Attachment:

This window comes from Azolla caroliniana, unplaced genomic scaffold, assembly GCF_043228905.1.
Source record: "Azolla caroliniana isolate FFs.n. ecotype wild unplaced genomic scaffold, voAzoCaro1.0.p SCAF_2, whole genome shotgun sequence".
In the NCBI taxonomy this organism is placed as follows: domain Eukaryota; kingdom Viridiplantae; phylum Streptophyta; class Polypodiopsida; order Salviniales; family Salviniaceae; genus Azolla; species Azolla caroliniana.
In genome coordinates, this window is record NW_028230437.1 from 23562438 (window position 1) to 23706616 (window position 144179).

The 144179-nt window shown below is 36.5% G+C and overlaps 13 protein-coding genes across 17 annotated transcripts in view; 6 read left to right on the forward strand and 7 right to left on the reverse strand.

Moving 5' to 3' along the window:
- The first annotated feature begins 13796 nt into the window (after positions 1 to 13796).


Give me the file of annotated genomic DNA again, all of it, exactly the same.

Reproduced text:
This window comes from Azolla caroliniana, unplaced genomic scaffold, assembly GCF_043228905.1.
Source record: "Azolla caroliniana isolate FFs.n. ecotype wild unplaced genomic scaffold, voAzoCaro1.0.p SCAF_2, whole genome shotgun sequence".
In the NCBI taxonomy this organism is placed as follows: domain Eukaryota; kingdom Viridiplantae; phylum Streptophyta; class Polypodiopsida; order Salviniales; family Salviniaceae; genus Azolla; species Azolla caroliniana.
In genome coordinates, this window is record NW_028230437.1 from 23562438 (window position 1) to 23706616 (window position 144179).

The 144179-nt window shown below is 36.5% G+C and overlaps 13 protein-coding genes across 17 annotated transcripts in view; 6 read left to right on the forward strand and 7 right to left on the reverse strand.

Moving 5' to 3' along the window:
- The first annotated feature begins 13796 nt into the window (after positions 1 to 13796).